artificer in metal
05-20-2001, 11:35 PM
Try and find a machinist or tool and die guy who likes to teach and you will be set. I know - they are few in number but when you run into them treasure them they are valuable. I started in the trade in my late 30's and now work with guys who have more experience than I am old - am learning tons and still want more too!
Frank B. McClain
07-03-2001, 09:16 PM
John screap up the money to sucribe to both magazines. You will be glad you did. The magazines complent each other and you will learn a lot from each. Frank B. McClain
Like you, I'm newly involved in home machining. I've found that some of the best material is published outside the USA.
The best "textbook" on machining I've found is relatively unknown in the USA: It is an Australian book: "Fitting and Machining", edited by Ron Culley, published by RMIT Publishing, Melbourne. This 640 page book gives both an overview of machinery, and also highly specific instructions - such as how to set up a workpiece in a four-jaw chuck.
An excellent British magazine is "Model Engineers' Workshop", full-color, and often containing series of articles for beginners.
10-02-2003, 09:18 AM
This is an old one! For what it's worth I think Joe's advice is still the best.
10-02-2003, 09:36 AM
I read both... sometimes I go by Barnes and noble and buy the British mags as well... They are a different perspective, a hoot to read, and not expensive to buy. Sit and have some coffee while you read.
10-02-2003, 12:32 PM
Where are you located? I am in Sacramento, CA. There is a machining group here but I lost track of them and have not been able to find them since. Post on the Networking forum and see if there is anyone local.
10-02-2003, 01:23 PM
Did you notice when this thread was first started?
10-02-2003, 01:28 PM
Around here (VA) the big box bookstores usually carry both mags -- that's where I discovered them. Now I subscribe to both (+ Live Steam, which is _really_ off the deep end & helps convince my wife of my relative sanity) & wouldn't want to do without either. After 25+ yrs of metalworking, it's fascinating to learn a different approach.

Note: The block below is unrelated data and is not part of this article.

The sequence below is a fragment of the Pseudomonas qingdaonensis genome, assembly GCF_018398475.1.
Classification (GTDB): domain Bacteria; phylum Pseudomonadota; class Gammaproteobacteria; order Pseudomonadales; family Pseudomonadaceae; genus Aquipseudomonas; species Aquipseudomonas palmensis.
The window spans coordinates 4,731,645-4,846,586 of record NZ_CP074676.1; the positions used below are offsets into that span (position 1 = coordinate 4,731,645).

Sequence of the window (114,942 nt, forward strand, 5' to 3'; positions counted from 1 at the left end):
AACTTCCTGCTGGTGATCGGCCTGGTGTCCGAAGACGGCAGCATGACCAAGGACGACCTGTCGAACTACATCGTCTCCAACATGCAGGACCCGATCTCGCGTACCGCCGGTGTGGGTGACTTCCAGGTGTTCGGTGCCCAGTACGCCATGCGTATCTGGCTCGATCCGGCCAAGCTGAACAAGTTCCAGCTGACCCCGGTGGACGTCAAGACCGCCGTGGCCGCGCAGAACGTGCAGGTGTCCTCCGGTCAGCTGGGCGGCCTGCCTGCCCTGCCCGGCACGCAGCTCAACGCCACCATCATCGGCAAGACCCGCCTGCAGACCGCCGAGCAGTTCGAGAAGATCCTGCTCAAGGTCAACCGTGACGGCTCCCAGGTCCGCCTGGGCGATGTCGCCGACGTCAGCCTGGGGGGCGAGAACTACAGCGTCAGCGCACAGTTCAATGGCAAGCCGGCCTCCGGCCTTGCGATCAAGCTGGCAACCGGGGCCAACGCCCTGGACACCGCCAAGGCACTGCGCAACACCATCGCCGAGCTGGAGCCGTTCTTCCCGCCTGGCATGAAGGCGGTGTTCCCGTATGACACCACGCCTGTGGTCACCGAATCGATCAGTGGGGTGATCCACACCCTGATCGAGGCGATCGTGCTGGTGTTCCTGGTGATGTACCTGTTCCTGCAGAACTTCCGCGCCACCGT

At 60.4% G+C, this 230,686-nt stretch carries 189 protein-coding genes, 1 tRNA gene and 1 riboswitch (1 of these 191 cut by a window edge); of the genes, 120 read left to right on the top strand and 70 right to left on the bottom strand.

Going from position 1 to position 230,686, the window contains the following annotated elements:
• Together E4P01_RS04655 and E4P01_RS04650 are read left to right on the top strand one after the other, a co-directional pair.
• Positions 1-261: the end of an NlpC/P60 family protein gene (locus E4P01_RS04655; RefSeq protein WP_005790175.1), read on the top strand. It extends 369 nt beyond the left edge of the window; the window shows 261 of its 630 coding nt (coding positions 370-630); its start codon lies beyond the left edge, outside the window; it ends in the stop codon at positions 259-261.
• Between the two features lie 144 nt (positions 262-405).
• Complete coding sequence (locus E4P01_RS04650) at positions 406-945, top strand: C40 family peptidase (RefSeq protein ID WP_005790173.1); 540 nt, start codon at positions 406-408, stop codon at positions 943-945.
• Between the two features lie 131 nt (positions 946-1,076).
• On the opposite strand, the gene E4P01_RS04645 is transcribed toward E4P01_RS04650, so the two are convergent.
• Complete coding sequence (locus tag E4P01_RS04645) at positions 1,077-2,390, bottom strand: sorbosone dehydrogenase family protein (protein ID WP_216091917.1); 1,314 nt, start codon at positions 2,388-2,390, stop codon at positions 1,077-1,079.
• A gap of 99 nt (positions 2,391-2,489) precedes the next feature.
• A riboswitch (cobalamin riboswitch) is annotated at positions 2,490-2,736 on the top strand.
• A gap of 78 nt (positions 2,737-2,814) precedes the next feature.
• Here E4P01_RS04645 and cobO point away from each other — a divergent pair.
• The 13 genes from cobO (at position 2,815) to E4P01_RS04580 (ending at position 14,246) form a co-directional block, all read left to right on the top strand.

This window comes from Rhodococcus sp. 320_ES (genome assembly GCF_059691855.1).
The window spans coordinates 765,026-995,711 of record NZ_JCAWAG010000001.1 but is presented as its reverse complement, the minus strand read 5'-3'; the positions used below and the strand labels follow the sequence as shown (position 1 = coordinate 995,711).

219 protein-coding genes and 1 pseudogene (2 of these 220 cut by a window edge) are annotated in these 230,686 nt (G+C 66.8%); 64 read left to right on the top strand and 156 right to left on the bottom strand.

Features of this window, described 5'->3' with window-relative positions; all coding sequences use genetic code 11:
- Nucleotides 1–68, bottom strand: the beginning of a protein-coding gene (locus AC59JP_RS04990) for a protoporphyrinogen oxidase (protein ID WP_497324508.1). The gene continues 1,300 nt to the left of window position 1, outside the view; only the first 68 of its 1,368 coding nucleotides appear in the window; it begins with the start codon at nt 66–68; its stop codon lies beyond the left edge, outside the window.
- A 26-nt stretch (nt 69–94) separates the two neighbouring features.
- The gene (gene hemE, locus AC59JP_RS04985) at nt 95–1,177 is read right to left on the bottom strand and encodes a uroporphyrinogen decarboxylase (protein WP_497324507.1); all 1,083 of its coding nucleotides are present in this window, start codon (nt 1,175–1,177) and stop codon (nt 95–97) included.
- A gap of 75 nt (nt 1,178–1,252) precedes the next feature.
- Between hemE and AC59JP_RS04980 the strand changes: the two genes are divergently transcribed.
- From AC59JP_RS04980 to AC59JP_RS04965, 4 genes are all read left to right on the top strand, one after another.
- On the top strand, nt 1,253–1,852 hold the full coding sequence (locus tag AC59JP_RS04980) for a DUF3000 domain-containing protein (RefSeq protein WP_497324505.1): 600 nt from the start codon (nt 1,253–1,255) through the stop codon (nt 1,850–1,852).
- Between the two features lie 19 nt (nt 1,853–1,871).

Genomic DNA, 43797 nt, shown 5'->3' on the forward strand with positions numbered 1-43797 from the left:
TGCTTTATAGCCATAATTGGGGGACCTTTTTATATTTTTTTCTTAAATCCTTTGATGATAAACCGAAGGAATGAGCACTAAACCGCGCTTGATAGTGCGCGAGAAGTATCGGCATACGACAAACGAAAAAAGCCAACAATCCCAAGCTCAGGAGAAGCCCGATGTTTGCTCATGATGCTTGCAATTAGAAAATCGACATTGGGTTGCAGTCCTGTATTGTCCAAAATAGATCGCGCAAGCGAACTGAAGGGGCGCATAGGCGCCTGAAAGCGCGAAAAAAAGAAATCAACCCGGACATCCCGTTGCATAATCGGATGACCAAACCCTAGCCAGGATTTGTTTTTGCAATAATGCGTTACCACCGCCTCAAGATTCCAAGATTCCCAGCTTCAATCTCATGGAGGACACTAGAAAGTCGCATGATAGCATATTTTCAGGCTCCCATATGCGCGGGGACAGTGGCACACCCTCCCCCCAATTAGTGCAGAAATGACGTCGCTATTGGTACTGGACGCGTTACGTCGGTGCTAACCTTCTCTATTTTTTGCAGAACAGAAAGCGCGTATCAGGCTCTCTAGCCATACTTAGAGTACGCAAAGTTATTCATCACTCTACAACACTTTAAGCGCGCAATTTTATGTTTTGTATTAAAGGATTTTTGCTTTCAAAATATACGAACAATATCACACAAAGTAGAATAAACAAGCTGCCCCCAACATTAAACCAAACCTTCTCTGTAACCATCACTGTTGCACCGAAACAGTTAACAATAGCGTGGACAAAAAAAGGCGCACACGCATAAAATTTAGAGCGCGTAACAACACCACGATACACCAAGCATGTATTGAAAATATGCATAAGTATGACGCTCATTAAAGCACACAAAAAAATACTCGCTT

Not to mention the fact that most of these folks are even bigger tool junkies than I am....
Yeah G.A., he's not a newbie anymore!
that was pretty good bringing that to our attention, it's pretty funny how we can stir up an old thread and make it go farther than where it left off at..
Now I see why they call it a thread...
10-02-2003, 10:53 PM
G.A.Ewen - I hadn't noticed the date 'til you mentioned it, but I did wonder why Joe responded instead of Neil!
10-02-2003, 11:22 PM
Speaking of Joe Rice, does anyone know what he is doing now?
<font face="Verdana, Arial" size="2">Originally posted by NAIT:
The best "textbook" on machining I've found is relatively unknown in the USA: It is an Australian book: "Fitting and Machining", edited by Ron Culley, published by RMIT Publishing, Melbourne. This 640 page book gives both an overview of machinery, and also highly specific instructions - such as how to set up a workpiece in a four-jaw chuck.</font>
For those interested in this Australian book, it is described in www.rmitpublishing.com.au/show.asp?id=FITTING_AND_MACHINING&type=Print (http://www.rmitpublishing.com.au/show.asp?id=FITTING_AND_MACHINING&type=Print)
10-21-2003, 10:11 PM
Thanks for the Tip, I brought Fitting & Machining , GREAT book well worth every cent.
10-21-2003, 10:28 PM
Speaking of Joe Rice, does anyone know what he is doing now?
I saw him at the PRIME show in Eugene Or in sept but did not get a chance to speek with him. He did look like he was still alive. http://bbs.homeshopmachinist.net//wink.gif
Joe is enjoying his retirement by continuing his involvement in the musical arts. He still has Bay Com/New Life Video productions which keeps him in touch with the machining hobby.
Occasionally, he stops by the office to rub in the "retired" part!